In June, Ivy Tech Community College had a problem.
Applications for its fall semester were down 15 percent from the same time the year before—meaning the school faced a potentially huge hit to revenue.
So the state-funded college rolled out a nearly $1 million marketing campaign that stressed Ivy Tech’s affordability versus other higher education options.
The campaign, which featured the tag line “Graduate in the Green, Not in the Red,” directly compared Ivy Tech’s average annual tuition of $3,334 per student with the more than $12,000 it claimed students pay at an average college.
That message—sent out via TV, direct mail, web ads, YouTube videos and phone calls to existing students—appears to have hit home.
Applications to Ivy Tech doubled from 29,000 in June to 60,000 when classes started on Aug. 20. About half of those students actually enrolled, allowing Ivy Tech’s fall enrollment to come in at just 5 percent below last fall’s level.
“Higher education has priced itself out of the market,” said Ivy Tech President Tom Snyder, sitting in his office at Ivy Tech’s Indianapolis headquarters at the intersection of Fall Creek Parkway and Meridian Street. He added, “There are congressional hearings on the cost of college. That means it has huge play.”
Ivy Tech isn’t the only community college experiencing a dip in enrollment this year, according to the American Association of Community Colleges. Norma Kent, the association’s senior vice president of communications, said many are reporting dips of 3 percent to 5 percent.
That’s potentially a troubling sign for national and state leaders, who have been trying to boost the percentage of adults with postsecondary degrees—in large part by ramping up enrollment at community colleges.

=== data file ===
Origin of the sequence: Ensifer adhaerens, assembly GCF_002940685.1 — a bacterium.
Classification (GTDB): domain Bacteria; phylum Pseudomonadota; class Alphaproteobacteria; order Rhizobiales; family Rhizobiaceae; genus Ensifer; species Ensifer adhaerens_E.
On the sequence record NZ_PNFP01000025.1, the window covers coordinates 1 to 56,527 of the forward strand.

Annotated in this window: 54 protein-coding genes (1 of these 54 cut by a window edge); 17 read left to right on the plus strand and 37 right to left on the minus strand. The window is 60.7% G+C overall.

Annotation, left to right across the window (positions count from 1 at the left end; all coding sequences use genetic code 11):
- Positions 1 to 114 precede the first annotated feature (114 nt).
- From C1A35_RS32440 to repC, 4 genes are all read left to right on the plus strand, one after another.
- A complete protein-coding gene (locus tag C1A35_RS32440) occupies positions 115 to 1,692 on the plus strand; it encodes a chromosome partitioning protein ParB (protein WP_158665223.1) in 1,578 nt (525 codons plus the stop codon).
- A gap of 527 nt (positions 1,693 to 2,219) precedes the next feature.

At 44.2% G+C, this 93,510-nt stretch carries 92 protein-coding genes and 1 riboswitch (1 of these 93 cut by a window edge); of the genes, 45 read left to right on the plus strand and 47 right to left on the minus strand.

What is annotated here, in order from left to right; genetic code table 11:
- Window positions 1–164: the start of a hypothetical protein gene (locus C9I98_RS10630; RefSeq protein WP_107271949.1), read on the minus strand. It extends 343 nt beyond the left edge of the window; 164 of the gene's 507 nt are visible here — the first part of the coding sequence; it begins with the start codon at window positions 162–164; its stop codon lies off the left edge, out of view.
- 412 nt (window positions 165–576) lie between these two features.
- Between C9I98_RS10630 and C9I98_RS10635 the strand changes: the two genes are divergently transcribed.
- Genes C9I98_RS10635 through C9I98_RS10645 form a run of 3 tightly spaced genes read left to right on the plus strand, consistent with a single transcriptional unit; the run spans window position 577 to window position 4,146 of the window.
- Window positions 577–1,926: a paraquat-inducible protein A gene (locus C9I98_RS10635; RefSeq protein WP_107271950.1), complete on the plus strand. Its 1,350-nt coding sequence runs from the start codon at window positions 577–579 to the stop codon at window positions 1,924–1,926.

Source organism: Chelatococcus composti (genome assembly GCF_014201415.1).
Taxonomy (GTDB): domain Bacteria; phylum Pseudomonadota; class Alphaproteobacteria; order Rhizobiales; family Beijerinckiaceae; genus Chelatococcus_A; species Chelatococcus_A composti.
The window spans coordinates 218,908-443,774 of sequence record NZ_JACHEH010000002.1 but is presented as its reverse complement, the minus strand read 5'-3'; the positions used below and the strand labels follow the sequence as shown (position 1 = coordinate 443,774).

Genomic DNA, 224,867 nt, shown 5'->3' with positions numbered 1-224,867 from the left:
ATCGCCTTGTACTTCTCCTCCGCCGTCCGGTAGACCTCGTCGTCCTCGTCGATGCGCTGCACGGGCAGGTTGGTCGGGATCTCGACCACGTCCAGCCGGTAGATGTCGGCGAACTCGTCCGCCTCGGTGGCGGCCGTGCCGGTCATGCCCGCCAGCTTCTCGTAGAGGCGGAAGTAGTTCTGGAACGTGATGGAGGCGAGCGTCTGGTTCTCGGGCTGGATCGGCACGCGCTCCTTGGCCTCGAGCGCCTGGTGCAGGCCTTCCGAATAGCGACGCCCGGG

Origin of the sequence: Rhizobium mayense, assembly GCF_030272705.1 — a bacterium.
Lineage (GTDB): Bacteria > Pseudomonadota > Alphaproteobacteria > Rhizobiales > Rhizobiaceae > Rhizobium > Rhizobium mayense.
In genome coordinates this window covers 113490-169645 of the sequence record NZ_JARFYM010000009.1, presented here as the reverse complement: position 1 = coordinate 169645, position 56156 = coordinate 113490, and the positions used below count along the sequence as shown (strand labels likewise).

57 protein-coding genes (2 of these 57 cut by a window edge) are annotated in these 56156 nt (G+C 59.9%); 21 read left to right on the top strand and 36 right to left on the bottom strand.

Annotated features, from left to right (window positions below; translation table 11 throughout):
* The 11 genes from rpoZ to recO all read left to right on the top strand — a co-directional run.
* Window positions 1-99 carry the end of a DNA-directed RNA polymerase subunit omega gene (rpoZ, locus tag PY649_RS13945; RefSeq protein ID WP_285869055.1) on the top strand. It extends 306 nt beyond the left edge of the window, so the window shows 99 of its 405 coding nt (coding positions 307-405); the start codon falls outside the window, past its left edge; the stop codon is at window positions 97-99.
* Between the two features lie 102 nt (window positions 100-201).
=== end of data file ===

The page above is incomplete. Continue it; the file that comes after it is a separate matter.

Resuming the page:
“Community colleges have always been the most affordable option for college, and if people in this recession have reached the point where they can’t even afford community college, it should be worrisome for the nation,” Kent said. “Employers are already saying, ‘I can’t find the workers that I need.’”
There were already signs that enrollments were slowing at community colleges—they saw a 1-percent dip nationwide last year, according to an analysis by an association of community colleges and the National Student Clearinghouse.
Some other colleges are suffering enrollment declines, too. Carmel-based ITT Educational Services Inc., a for-profit college operator, has 15-percent fewer students now than it did a year ago.
There are two obvious reasons for this trend. First, the number of high school graduates nationally peaked in 2009 at more than 3.3 million and has been declining slightly the past three years. In addition, the recession sent a wave of adults back to school from 2009 to 2011—with many of them flooding into for-profit and community colleges.
That flooding is now ebbing but is far from receding. Ivy Tech’s enrollment this year of nearly 108,000 is still 20,000 higher than it was in 2008. And some schools have seen enrollment bumps this year, including Indiana State University, Butler University and the University of Indianapolis.
But a larger problem for all kinds of colleges is that their sticker prices have soared—more than doubling since 2000 at every public college in Indiana except Ivy Tech and Vincennes University. Ivy Tech’s tuition and fees are still up 74 percent since 2000.
“Colleges and universities need to address the issue of affordability. We were on a path that’s not sustainable,” said Teresa Lubbers, Indiana’s commissioner of higher education.